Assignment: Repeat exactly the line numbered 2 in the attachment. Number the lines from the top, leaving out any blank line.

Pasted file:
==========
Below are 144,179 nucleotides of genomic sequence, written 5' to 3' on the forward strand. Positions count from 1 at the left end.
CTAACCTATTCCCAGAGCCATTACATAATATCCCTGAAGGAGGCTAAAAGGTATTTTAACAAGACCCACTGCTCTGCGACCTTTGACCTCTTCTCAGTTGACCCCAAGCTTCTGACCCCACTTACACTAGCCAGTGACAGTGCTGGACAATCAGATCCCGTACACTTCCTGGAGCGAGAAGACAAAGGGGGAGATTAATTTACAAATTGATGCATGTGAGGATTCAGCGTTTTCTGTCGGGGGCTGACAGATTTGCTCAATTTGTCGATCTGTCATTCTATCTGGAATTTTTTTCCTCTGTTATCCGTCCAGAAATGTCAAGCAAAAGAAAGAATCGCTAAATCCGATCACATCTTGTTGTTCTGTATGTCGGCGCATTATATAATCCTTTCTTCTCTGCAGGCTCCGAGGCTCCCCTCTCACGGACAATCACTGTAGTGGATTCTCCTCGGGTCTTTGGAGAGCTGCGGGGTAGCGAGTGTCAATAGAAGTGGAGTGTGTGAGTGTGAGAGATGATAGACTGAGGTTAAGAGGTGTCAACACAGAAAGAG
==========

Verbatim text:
CTAACCTATTCCCAGAGCCATTACATAATATCCCTGAAGGAGGCTAAAAGGTATTTTAACAAGACCCACTGCTCTGCGACCTTTGACCTCTTCTCAGTTGACCCCAAGCTTCTGACCCCACTTACACTAGCCAGTGACAGTGCTGGACAATCAGATCCCGTACACTTCCTGGAGCGAGAAGACAAAGGGGGAGATTAATTTACAAATTGATGCATGTGAGGATTCAGCGTTTTCTGTCGGGGGCTGACAGATTTGCTCAATTTGTCGATCTGTCATTCTATCTGGAATTTTTTTCCTCTGTTATCCGTCCAGAAATGTCAAGCAAAAGAAAGAATCGCTAAATCCGATCACATCTTGTTGTTCTGTATGTCGGCGCATTATATAATCCTTTCTTCTCTGCAGGCTCCGAGGCTCCCCTCTCACGGACAATCACTGTAGTGGATTCTCCTCGGGTCTTTGGAGAGCTGCGGGGTAGCGAGTGTCAATAGAAGTGGAGTGTGTGAGTGTGAGAGATGATAGACTGAGGTTAAGAGGTGTCAACACAGAAAGAG